But engineers in both in Prague and in the U.S. hunkered down and have spent the last seven years developing a new advanced turboprop engine (ATP) that could unlock the lucrative space. The bet paid off last fall when Textron Aviation, the world’s largest maker of business propeller planes, announced it would use the new engine for a brand-new plane it’s developing. GE’s turboprop business is about to take off.
GE Aviation said today it would use a portion of its $400 million investment in Europe to build its new turboprop development, test and engine-production headquarters in the Czech Republic. The center, which will employ more than 500 workers and engineers, will make the new engine for Textron and other customers beginning in 2020. “We like to build things in the Czech Republic and there is a deep pool of engineering talent in the country,” said Paul Corkery, GE’s ATP program manager. “We’ve been building aircraft engines here since the early days of aviation, but this new center will take it to a whole new level.”
The advanced turboprop, called GE93, burns 20 percent less fuel and produces 10 percent more power compared to engines in its class. It will allow pilots to carry less fuel for the same mission, said Brad Mottier, vice president of business and general aviation and integrated systems at GE Aviation. Mottier says that “jetlike controls” in the cockpit will allow Textron to “design a different class of aircraft.”
Like the Wright brothers, Josef Walter, the founder of Walter Aircraft Engines, started out by building bicycles. He opened his bike shop in Prague in 1898, progressed to motorcycles and car engines, and built the first aircraft engine in 1923.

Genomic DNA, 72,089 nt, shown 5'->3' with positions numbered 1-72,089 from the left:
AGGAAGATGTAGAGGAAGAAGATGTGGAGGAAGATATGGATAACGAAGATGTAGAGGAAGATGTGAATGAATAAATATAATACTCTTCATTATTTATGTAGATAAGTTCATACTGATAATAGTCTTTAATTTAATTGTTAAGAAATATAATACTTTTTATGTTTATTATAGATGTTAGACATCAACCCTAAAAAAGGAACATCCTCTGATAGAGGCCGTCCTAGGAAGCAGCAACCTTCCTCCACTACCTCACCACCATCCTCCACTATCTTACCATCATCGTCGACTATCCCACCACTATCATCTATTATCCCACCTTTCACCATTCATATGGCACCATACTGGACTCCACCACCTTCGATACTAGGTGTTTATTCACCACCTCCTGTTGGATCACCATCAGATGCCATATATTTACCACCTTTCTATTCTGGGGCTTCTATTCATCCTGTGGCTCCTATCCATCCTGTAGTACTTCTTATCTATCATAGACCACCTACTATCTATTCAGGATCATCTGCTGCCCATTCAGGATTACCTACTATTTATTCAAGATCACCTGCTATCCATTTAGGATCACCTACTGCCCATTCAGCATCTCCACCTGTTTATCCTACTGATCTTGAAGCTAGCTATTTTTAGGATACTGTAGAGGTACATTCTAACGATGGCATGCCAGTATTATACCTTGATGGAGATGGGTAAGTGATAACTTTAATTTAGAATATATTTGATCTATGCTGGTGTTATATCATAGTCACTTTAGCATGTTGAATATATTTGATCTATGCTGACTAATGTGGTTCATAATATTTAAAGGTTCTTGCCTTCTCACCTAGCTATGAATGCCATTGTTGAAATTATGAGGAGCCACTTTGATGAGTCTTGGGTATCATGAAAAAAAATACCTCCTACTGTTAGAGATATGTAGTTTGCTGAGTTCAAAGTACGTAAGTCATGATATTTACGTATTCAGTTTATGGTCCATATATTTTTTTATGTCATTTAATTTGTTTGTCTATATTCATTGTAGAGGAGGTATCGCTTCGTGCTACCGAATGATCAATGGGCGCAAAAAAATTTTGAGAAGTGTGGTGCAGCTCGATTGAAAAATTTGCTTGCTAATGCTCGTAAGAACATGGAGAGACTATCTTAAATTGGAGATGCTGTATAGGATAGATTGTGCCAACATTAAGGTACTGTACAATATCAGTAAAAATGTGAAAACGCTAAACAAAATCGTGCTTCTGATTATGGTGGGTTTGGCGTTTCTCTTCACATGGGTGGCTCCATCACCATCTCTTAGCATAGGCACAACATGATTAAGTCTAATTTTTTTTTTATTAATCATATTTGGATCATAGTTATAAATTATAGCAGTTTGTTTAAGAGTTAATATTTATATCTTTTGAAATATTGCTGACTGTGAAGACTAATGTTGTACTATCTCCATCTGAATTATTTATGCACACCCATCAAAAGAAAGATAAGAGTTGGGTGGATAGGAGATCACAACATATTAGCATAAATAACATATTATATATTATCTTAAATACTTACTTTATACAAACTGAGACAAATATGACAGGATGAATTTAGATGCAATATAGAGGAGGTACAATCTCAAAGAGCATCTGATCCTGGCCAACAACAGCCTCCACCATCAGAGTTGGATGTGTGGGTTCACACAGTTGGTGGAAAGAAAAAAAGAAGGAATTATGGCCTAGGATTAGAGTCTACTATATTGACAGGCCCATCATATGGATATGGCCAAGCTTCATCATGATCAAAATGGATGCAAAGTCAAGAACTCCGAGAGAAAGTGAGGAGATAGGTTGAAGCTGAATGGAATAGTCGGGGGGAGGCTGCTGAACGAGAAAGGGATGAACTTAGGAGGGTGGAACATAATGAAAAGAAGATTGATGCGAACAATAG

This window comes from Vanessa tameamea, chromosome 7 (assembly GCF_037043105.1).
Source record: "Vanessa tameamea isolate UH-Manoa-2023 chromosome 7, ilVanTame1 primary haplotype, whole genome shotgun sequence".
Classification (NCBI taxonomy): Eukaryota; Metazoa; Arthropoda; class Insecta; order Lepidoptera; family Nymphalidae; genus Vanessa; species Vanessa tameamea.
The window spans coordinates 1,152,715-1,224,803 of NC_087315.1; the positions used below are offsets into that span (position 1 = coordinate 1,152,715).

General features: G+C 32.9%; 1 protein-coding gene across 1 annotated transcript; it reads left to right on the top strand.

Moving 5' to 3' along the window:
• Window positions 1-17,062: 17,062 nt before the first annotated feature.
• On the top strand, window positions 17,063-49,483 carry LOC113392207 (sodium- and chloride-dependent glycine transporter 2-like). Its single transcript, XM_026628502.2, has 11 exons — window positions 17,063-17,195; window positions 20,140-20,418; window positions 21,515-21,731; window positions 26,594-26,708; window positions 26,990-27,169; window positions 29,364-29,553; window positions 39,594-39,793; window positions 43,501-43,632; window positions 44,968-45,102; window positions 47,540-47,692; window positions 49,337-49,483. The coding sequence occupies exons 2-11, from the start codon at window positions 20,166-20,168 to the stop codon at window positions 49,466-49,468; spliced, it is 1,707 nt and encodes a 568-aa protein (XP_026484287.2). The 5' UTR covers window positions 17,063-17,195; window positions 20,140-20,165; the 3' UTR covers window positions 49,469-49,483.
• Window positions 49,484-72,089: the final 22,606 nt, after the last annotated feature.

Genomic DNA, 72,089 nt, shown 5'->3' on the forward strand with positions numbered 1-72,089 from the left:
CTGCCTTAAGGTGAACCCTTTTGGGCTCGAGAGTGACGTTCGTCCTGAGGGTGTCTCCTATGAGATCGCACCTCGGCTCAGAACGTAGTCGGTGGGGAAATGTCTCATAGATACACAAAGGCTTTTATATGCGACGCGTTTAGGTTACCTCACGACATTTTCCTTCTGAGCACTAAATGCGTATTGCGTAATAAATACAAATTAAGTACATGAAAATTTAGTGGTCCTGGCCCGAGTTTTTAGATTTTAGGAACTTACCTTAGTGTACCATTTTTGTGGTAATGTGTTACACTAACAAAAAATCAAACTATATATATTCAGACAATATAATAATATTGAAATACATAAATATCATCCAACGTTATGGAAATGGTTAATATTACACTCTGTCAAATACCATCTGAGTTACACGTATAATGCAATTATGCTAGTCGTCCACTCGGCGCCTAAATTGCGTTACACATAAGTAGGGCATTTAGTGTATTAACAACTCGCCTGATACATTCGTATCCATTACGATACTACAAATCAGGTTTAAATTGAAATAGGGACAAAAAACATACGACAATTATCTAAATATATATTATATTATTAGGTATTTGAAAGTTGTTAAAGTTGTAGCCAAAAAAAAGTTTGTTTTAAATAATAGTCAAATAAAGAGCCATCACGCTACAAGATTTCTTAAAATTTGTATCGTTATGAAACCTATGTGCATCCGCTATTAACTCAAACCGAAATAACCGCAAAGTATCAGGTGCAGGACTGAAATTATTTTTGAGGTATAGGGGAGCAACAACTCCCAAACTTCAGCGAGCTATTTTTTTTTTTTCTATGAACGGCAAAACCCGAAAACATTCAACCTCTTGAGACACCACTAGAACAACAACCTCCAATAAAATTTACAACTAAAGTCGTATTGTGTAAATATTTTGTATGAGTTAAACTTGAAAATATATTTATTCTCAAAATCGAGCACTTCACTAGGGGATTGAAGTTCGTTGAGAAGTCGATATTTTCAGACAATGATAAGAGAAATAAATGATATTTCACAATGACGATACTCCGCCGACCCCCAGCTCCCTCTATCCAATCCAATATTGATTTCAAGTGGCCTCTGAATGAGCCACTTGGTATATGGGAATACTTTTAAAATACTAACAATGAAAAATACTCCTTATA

Czechoslovak State Airlines signed up as one of the first customers for the plane engines in the 1920s. Within a decade, they covered nearly 2 million miles in the carrier’s service. By 1936, the company was producing 18 different engines in Prague. Four other factories in Spain, Italy, Yugoslavia and Poland were making them under a license. The national air forces of 13 countries were using Walter engines, which served in a total of 21 countries. Later, the company also ventured into jets and made new engines even under four-decades-long Communist rule.
Following the 2008 acquisition, GE brought in new machines, investment and know-how and moved the business to a new factory. The company also revamped its product line and found new customers for Walter’s workhorse H80 turboprop engines. They now fly even to Lukla at the foot Mount Everest, the world’s most dangerous airport.
“Walter has always been an iconic aviation brand,” says Zdenek Soukal, commercial director of GE Aviation Czech. “It’s great to see it soar again.”